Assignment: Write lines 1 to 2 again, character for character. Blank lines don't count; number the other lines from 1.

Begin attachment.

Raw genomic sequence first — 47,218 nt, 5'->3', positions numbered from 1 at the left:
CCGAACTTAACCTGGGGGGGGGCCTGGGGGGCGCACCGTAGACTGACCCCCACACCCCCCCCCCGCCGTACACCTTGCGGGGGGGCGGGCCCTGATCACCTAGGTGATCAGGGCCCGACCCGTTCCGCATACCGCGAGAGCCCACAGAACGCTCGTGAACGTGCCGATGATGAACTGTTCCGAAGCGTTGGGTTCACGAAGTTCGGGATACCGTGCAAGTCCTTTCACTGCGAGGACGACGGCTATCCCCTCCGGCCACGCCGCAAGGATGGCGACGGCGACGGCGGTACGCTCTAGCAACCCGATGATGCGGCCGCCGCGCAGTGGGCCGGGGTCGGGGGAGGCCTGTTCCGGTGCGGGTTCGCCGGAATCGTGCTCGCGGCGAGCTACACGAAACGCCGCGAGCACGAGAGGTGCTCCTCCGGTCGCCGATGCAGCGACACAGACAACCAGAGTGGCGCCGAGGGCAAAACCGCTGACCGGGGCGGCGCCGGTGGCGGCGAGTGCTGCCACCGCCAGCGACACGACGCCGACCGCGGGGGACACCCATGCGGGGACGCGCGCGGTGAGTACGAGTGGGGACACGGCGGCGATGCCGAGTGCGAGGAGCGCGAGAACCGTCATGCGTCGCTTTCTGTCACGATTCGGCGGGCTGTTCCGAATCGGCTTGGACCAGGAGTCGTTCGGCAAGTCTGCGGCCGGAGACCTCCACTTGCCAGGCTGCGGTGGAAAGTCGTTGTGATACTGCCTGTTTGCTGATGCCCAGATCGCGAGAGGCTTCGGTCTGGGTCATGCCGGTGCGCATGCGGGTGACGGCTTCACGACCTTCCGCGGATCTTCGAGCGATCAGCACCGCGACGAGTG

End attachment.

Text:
Raw genomic sequence first — 47,218 nt, 5'->3', positions numbered from 1 at the left:
CCGAACTTAACCTGGGGGGGGGCCTGGGGGGCGCACCGTAGACTGACCCCCACACCCCCCCCCCGCCGTACACCTTGCGGGGGGGCGGGCCCTGATCACCTAGGTGATCAGGGCCCGACCCGTTCCGCATACCGCGAGAGCCCACAGAACGCTCGTGAACGTGCCGATGATGAACTGTTCCGAAGCGTTGGGTTCACGAAGTTCGGGATACCGTGCAAGTCCTTTCACTGCGAGGACGACGGCTATCCCCTCCGGCCACGCCGCAAGGATGGCGACGGCGACGGCGGTACGCTCTAGCAACCCGATGATGCGGCCGCCGCGCAGTGGGCCGGGGTCGGGGGAGGCCTGTTCCGGTGCGGGTTCGCCGGAATCGTGCTCGCGGCGAGCTACACGAAACGCCGCGAGCACGAGAGGTGCTCCTCCGGTCGCCGATGCAGCGACACAGACAACCAGAGTGGCGCCGAGGGCAAAACCGCTGACCGGGGCGGCGCCGGTGGCGGCGAGTGCTGCCACCGCCAGCGACACGACGCCGACCGCGGGGGACACCCATGCGGGGACGCGCGCGGTGAGTACGAGTGGGGACACGGCGGCGATGCCGAGTGCGAGGAGCGCGAGAACCGTCATGCGTCGCTTTCTGTCACGATTCGGCGGGCTGTTCCGAATCGGCTTGGACCAGGAGTCGTTCGGCAAGTCTGCGGCCGGAGACCTCCACTTGCCAGGCTGCGGTGGAAAGTCGTTGTGATACTGCCTGTTTGCTGATGCCCAGATCGCGAGAGGCTTCGGTCTGGGTCATGCCGGTGCGCATGCGGGTGACGGCTTCACGACCTTCCGCGGATCTTCGAGCGATCAGCACCGCGACGAGTG